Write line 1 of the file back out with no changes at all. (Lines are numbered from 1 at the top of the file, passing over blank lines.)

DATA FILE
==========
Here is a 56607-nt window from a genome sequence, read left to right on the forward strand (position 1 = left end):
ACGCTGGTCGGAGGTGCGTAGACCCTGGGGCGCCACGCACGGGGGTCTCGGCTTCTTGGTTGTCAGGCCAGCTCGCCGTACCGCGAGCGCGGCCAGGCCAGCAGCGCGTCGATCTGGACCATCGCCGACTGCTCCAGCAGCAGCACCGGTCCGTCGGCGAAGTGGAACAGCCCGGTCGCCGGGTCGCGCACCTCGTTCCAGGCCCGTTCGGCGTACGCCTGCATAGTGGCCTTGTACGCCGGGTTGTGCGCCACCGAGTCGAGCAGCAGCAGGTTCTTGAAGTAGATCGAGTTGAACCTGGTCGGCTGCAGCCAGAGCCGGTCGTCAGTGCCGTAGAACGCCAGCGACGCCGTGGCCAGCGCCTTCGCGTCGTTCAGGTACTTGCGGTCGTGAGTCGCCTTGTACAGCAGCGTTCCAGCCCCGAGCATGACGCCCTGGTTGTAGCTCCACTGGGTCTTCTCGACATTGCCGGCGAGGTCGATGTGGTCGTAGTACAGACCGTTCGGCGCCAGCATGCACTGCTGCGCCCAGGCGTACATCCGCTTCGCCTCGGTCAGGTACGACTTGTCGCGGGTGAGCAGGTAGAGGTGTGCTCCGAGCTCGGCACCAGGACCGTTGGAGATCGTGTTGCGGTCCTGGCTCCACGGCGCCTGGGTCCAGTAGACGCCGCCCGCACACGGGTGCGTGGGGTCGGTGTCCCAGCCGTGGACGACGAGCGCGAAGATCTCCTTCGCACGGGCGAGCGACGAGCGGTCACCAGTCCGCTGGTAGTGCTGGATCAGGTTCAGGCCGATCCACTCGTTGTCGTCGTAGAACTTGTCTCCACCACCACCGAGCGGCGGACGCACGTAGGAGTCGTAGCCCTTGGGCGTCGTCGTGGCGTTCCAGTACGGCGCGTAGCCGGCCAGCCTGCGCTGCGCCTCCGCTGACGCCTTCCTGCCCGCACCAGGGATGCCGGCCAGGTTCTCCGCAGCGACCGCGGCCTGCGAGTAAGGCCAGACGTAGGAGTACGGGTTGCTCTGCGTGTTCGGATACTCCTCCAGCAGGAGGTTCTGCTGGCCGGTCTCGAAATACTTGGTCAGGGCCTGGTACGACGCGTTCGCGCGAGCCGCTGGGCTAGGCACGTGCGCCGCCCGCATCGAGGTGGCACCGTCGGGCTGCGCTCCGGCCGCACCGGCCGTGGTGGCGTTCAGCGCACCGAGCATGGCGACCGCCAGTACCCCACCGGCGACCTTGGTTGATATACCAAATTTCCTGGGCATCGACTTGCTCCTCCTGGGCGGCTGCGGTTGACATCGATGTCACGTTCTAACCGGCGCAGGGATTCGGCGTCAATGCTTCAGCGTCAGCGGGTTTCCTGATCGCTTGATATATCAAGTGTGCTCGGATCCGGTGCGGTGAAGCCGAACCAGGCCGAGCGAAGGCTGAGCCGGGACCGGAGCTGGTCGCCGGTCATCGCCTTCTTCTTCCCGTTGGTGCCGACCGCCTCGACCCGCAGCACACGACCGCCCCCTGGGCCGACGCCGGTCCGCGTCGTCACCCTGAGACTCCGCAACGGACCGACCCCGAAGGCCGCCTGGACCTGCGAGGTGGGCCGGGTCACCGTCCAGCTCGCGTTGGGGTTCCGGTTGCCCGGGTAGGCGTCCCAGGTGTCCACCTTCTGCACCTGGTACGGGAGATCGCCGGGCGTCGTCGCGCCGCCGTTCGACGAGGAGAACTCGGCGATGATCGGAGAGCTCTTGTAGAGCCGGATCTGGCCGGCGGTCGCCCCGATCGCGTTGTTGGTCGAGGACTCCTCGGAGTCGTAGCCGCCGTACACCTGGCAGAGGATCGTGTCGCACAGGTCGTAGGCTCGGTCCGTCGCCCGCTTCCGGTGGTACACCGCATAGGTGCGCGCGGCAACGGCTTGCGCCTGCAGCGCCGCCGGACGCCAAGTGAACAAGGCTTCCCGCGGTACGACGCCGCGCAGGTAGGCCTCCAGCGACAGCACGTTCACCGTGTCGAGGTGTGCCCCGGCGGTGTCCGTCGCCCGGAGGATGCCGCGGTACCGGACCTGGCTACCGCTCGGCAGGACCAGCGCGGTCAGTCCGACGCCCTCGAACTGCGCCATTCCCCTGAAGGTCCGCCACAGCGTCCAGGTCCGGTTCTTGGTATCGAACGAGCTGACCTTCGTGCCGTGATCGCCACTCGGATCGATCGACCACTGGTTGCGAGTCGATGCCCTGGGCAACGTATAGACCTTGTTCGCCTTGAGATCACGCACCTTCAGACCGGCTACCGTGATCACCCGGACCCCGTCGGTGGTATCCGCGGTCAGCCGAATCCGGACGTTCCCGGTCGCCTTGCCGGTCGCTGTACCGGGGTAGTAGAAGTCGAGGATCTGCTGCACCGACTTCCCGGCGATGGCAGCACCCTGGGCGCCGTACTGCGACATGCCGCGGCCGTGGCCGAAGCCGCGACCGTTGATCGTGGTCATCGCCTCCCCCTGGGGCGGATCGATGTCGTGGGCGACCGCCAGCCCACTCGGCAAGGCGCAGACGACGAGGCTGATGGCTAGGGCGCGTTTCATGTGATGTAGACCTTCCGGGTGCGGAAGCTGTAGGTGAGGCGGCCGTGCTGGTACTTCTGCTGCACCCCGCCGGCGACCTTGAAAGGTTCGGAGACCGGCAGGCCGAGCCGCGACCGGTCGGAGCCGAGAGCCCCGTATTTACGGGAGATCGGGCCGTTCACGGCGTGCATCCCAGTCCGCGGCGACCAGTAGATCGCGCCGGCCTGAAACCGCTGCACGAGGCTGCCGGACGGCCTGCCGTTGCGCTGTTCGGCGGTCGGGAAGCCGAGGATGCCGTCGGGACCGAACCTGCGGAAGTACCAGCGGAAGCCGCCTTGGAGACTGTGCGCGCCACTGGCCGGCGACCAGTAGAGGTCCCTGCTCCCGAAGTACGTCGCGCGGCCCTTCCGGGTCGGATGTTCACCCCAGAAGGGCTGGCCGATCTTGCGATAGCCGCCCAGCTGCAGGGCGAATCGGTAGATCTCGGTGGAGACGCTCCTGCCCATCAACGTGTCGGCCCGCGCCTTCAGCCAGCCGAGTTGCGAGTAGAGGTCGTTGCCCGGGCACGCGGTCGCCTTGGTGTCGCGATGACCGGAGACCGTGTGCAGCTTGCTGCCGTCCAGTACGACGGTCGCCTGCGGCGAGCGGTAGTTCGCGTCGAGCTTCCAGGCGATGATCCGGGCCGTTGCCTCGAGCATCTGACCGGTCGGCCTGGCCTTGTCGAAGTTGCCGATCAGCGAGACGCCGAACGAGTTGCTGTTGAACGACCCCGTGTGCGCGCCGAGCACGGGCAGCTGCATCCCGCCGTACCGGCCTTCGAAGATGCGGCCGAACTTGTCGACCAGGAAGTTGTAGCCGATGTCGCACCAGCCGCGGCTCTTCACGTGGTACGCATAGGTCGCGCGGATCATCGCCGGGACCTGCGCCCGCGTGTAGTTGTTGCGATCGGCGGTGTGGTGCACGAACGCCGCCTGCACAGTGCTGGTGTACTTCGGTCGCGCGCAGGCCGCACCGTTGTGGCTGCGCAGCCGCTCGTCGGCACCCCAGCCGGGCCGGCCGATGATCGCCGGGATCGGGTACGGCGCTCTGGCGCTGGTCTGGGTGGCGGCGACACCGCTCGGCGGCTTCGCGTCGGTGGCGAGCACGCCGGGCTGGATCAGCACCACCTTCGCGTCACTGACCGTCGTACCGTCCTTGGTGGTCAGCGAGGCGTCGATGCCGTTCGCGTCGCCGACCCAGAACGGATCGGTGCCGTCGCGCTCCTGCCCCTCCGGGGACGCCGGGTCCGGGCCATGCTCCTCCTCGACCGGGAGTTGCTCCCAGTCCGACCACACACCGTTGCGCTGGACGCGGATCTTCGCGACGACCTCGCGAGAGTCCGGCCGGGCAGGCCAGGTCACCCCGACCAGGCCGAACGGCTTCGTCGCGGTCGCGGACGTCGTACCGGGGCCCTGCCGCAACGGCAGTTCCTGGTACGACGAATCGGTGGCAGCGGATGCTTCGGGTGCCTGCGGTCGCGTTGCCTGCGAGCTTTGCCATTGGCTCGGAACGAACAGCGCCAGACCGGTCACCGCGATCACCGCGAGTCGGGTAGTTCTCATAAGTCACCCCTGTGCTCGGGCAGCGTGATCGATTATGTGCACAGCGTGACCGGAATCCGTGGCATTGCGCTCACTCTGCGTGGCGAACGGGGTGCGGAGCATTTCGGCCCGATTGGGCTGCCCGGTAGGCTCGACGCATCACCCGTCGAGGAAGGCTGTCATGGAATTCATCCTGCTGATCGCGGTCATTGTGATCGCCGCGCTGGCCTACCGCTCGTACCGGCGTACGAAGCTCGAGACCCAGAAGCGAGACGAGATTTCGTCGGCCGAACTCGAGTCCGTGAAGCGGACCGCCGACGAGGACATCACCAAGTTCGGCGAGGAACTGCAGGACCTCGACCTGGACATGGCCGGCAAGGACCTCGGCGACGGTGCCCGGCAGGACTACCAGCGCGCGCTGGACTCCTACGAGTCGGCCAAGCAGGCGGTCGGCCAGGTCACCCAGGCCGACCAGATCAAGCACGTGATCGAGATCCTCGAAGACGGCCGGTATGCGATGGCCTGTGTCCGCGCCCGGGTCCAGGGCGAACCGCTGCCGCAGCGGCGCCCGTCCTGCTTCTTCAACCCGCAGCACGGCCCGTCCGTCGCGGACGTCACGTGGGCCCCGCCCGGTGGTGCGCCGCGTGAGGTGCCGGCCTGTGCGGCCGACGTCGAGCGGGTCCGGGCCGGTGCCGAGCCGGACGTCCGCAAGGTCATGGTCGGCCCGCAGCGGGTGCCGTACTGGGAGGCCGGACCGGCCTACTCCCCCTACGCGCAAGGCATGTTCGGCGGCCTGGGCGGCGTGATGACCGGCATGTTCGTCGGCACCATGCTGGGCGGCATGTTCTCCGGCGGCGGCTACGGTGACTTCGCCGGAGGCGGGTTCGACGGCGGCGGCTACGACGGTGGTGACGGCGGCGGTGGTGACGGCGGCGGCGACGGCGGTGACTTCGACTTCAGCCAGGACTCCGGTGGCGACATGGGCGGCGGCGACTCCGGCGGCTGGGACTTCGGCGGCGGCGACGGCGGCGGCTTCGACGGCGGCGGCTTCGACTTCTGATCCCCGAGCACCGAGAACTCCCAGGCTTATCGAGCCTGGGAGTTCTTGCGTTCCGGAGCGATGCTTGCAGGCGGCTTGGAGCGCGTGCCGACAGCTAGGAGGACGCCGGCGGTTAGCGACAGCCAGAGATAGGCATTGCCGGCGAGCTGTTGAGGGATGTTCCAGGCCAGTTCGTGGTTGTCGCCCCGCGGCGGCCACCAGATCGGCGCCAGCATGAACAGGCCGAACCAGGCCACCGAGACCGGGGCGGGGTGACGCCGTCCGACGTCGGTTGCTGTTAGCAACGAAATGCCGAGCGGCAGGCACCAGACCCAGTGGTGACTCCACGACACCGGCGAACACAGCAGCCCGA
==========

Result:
Here is a 56607-nt window from a genome sequence, read left to right on the forward strand (position 1 = left end):